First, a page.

There is a debate on whether the U.S. should shift from the Electoral College voting system to a direct voting system or one based on popular vote or not. The main arguments are that the current system is not democratic because individual votes do not count towards the final decision and that the system has led to declining voter turnout (Koza 1-3). However, others emphasize that the current voting system enhances democracy because it ensures that all states contribute towards the final decision since each has a vote through their representative delegates (Weissberg 115-118). Although those proposing a shift to a popular voting system have points worthy to consider, the current electoral system is the best one because it gives all states equal power in determining the winning presidential candidate.
The first point of contention among scholars is whether the current electoral system protects or violates people’s voting rights. Koza is concerned that the Electoral College voting system does not observe people’s constitutional right to vote (1). The author argues that most presidential candidates concentrate on divided battleground states where they can easily win the bloc of electoral votes. From Koza’s point of view, National Popular Vote system will force both Republicans and Democrats presidential aspirants to visit all the states to seek support because all the votes will be equally important (1). However, protection of people’s right does not necessarily imply accounting for every vote. Weissberg offers the same idea by arguing that the U.S. can also safeguard individual voting rights without having to account for every vote (115). Moreover, the U.S. has had more than seven constitutional amendments and they deemed the College Voting system as appropriate. Koza’s assertion that about 70% of public prefer the popular vote system is just a personal allegation because one would wonder how the system came into place despite such a number of people rejecting it.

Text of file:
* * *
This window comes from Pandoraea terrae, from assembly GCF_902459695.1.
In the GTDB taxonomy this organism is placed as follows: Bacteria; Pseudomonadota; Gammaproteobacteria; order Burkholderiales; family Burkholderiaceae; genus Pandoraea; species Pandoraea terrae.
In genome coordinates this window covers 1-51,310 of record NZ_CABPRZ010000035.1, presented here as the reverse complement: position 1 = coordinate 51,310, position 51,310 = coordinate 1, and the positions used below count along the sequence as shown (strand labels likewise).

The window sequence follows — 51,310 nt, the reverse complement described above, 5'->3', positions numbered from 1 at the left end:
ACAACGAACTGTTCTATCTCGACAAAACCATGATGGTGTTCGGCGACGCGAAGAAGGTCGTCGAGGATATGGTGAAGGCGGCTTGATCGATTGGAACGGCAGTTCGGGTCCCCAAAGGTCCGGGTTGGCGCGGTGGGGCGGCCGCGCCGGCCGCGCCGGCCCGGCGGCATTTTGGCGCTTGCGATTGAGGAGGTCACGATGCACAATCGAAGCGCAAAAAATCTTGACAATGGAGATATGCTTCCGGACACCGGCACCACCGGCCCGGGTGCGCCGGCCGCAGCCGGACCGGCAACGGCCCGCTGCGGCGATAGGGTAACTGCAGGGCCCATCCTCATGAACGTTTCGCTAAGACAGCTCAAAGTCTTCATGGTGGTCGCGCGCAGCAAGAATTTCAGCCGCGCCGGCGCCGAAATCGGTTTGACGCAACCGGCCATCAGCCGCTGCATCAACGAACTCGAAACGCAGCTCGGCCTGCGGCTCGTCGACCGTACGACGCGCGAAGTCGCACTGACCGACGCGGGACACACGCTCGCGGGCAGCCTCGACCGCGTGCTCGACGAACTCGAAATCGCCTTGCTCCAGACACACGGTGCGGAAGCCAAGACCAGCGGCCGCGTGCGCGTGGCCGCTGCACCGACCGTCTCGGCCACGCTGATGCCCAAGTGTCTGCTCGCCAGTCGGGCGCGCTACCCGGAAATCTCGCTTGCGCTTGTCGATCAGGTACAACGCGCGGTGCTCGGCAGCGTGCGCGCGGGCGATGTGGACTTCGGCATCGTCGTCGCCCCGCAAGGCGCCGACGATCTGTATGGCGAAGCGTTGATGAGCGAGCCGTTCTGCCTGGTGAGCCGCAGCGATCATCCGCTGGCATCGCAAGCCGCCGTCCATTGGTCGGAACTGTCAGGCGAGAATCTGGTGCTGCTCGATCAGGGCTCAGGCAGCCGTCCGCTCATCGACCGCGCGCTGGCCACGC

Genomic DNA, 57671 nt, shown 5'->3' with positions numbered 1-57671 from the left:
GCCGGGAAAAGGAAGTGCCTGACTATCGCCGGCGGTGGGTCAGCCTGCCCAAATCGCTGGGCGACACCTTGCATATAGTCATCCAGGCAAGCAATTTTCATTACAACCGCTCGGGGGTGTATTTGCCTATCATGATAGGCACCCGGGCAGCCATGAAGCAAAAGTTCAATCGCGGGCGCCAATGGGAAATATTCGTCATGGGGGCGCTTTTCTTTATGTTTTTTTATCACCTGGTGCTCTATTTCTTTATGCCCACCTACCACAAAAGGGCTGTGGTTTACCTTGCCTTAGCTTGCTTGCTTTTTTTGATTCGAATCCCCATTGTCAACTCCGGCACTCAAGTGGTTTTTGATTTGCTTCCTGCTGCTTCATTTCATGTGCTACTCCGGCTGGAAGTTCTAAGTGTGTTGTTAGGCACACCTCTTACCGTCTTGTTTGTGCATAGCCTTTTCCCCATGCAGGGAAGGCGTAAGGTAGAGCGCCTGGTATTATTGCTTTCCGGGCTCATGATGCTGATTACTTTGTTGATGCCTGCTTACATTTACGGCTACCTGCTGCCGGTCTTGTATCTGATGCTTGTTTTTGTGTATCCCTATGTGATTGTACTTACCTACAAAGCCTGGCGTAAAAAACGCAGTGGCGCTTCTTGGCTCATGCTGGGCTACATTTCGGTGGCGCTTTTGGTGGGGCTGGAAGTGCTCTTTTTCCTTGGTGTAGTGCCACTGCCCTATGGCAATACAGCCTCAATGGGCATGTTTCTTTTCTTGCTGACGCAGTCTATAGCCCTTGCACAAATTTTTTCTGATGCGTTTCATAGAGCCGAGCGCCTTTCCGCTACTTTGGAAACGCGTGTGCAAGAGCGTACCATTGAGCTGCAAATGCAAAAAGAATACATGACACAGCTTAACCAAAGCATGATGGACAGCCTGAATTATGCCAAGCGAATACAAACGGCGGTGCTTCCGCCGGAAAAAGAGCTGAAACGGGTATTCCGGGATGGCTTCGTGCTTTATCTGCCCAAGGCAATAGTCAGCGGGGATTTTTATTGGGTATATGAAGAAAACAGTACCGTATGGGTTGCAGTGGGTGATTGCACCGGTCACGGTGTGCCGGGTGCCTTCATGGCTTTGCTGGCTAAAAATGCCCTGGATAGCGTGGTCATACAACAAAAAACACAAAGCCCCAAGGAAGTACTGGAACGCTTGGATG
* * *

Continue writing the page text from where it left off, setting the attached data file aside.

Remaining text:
Experts are further concerned about the effects of current U.S. voting system on voter turnout. According to Koza, the Electoral College system has reduced voter turnout because presidential aspirants overlook votes from small regions (4). He maintains that a popular voting system will force presidential candidates to seek votes from all regions regardless of the number of voters in them. In other words, a direct election or popular election system will provide states more incentives to come out in large numbers to vote. The new system will encourage people to register as voters and wake up early during the voting day to cast their votes because they know they will count toward the outcomes. Koza raises an important point because the new proposed election system will encourage people to vote in large numbers because they know that each vote will count. The current system is based on predetermined number of votes a presidential candidate needs to win the election. As such, people are not motivated to vote.
However, the author overlooked the economic aspect of a direct voting system. Weissberg concurs that the system will increase voter turnout but it will be expensive and fatigue the electorate (115-116). Nonetheless, this is not a good point to dismiss the urge for a system that will increase voter turnout and make candidates seek mandate from areas. Indeed, the activity Weissberg refers as hyper-physical will enrich democracy because the majority will understand the ideology and capacity of person they will elect for president.
Nonetheless, Weissberg has a point where he suggests the use of media to shower attention on voters in all states thus cutting the cost. From Koza’s understanding, a candidate should personally pay attention to every voter note only those in key states. However, Koza overlooks an important point raised by Weissberg that the current system also forces presidential candidates to focus on every voter because h/she has to win in as many states as possible. Therefore, the point of campaigning 24/7 does not increase voter turnout more than advertising across all states without personally having to travel.